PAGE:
Best practice guide for guarding

best practice for guarding

GBSG has produced a free document on Best Practice for guarding. Here is a summary

Safeguarding corporate property requires on-going vigilance – burglaries, crimes, and other violations are unpredictable and can occur at any location and at any time. Responding to these incidents is usually the responsibility of security guards. Good security guards should have an aptitude for security work and receive specialised training that will make them effective in their role.

Every site is different, so before implementing a security guard presence it is important to begin with a thorough survey of all the security implications. An integral part of this will be instructions from the client on their requirements. Each corporate organisation has its own preferred way of working and for maximum security it is necessary to accommodate their routines into the specified procedures.
For instance, some clients prefer planned scheduled patrols, others will prefer ad hoc patrols, perhaps in response to a particular security incident. In patrolling, security guards inspect, monitor and prevent security incidents as they move around a protected site. They can carry out unlock and lock-up services
morning and night, often in combination with a mobile patrol.

A key benefit of security guards is that they are available around the clock, meaning that a designated site can be guarded just as well during the night as it can during the day. No matter whether it is day or night, they can quickly respond to any crises or danger and alert the responsible authorities so that damage or loss is minimised. It is important to remember that responses to emergencies (confi rmed intruder alarms and fi re alarms) must take priority to routine patrols – it is in everybody’s interest that
this fl exibility is maintained.

Co-ordinating all security patrols is the Control Room where 24-hour helplines attended by  knowledgeable and helpful operatives can give up to date bulletins on any situation, and respond to CCTV coverage of a live incident so that resources are focussed on the most immediate need.

To avoid call outs:

  • Make sure all your staff know how to set and unset systems.
  • At the end of the working day ensure windows are shut as curtains and blinds can set off alarms.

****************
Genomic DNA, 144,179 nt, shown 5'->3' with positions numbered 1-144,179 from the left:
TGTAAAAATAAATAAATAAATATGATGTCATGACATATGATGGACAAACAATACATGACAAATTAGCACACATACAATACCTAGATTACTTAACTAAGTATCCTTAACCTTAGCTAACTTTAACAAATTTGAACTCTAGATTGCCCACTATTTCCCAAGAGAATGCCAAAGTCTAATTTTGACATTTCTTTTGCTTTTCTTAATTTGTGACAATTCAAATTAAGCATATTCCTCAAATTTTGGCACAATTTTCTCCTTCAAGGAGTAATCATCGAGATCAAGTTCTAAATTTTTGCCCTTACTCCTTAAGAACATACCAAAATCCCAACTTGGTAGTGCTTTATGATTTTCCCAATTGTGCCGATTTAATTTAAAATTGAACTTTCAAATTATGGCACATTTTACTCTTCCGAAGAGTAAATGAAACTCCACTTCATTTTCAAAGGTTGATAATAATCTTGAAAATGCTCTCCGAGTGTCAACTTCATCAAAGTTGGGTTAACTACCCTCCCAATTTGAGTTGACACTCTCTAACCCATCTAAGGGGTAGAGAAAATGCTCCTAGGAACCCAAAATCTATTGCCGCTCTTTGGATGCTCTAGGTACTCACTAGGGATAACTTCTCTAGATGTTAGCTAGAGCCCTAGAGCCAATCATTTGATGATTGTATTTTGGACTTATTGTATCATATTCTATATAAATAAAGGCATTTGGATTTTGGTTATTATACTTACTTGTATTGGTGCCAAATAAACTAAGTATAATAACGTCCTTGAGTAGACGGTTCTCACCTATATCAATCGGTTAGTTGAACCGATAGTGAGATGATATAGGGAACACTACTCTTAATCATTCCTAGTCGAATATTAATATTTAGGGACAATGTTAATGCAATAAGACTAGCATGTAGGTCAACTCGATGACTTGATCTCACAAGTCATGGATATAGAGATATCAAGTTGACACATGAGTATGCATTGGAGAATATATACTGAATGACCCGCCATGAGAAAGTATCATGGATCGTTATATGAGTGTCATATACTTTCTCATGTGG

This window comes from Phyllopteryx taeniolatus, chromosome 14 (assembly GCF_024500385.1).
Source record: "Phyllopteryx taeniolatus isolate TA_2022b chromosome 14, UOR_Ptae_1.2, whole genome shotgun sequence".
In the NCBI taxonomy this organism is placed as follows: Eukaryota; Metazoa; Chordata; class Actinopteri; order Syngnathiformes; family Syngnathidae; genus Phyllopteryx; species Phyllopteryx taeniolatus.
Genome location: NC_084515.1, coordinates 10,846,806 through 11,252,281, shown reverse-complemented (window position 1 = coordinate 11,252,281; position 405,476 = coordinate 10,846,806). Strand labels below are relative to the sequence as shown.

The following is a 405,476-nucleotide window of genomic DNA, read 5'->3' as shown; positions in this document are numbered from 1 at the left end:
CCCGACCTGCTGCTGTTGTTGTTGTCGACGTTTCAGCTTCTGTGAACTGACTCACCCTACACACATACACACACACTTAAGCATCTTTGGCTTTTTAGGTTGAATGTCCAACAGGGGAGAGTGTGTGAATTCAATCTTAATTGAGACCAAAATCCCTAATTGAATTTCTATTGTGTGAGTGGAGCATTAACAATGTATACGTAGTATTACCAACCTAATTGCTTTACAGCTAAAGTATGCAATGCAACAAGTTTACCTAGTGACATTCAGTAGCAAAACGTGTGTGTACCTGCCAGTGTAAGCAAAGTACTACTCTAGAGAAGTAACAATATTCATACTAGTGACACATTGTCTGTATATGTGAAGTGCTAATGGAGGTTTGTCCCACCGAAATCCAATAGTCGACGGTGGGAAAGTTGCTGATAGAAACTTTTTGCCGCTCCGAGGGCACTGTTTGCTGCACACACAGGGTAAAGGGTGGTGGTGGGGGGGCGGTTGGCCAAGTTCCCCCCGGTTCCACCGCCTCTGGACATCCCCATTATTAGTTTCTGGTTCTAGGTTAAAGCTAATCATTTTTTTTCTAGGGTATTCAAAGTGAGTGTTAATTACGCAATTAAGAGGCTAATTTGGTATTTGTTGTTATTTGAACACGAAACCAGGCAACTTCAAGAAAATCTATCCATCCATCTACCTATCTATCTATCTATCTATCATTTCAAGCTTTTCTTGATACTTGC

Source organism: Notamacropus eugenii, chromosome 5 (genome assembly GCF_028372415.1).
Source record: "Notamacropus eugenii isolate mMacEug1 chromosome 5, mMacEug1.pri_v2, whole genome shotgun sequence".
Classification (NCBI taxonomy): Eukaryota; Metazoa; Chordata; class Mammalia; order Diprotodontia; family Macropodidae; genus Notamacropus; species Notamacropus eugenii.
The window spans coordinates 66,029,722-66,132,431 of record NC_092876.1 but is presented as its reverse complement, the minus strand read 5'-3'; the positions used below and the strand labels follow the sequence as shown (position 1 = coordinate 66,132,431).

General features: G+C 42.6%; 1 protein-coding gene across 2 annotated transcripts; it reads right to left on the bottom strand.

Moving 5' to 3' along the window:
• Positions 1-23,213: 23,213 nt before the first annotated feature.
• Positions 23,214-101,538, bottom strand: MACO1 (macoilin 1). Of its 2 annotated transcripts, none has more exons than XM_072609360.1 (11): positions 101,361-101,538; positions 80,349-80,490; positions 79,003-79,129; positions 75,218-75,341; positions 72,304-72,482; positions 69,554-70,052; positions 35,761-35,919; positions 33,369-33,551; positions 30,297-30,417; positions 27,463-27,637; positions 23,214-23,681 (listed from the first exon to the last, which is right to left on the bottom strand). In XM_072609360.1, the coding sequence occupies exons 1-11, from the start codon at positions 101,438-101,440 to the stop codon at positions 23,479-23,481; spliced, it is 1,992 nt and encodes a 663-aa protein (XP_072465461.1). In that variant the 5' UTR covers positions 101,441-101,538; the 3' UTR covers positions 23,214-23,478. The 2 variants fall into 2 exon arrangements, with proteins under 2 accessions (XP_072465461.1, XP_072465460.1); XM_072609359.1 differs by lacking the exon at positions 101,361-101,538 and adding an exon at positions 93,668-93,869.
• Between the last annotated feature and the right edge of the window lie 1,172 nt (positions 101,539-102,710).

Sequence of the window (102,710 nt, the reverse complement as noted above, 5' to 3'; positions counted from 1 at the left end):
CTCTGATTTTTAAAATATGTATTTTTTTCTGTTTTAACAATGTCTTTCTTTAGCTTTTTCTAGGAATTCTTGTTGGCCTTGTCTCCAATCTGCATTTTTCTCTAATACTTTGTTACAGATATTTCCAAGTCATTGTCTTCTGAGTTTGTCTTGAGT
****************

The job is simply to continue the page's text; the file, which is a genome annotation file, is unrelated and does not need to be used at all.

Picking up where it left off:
• Be aware of things that can move in a room, for instance birthday balloons above a desk.
  • In warehouses be aware of trapped birds.
  • Last person on a site should do a sweep of the building so that no-one is locked in by accident.
  • If an alarm is set off in error immediately ring the GBSG Control Room with the appropriate passwords.
  • When staff leave your employment change all passwords and advise the GBSG Control Room.

There are two main types of security patrols which can be customised to the particular needs of a site:

Foot Patrols
This form of patrolling is important as a guard on foot can efficiently assess site in a way that
no other kind of surveillance can. When they actively walk through a client’s location, they are
able to discover prospective security incidents like open windows, jammed doors, potential
trespassers, flooding and potential triggers of a fire breakout. The schedules and routes
for patrolling are changed randomly so that potential criminals can’t predict the timings of a
patrol. As guards move around a site they act as a visual deterrent to lawbreakers. Depending on
the site security plan, electronic checkpoints can be installed so that the GBSG Control Room can
monitor progress and ensure safety.

For empty properties Vacant Property Inspections (VPIs) can be carried out. This is where a mobile patrol will carry out a survey on foot checking the premises are secure, reading meters, taking  photographs of the property and providing regular security reports.

Mobile Patrols
Mobile patrols are able to cover a large amount of ground in a short period of time, especially when an immediate response is required. Predominantly used for large sites, and for sectors such as construction, hotels and farming. They are also of value to event managers who need temporary security solutions for indoor and outdoor venues.

Mobile patrols can be a cost-effective alternative to static guards, especially when supported by CCTV cameras and combined with Control Room support.

Click here for a free copy of the document: GBSG_Best Practice_Guarding Services – Keyholding

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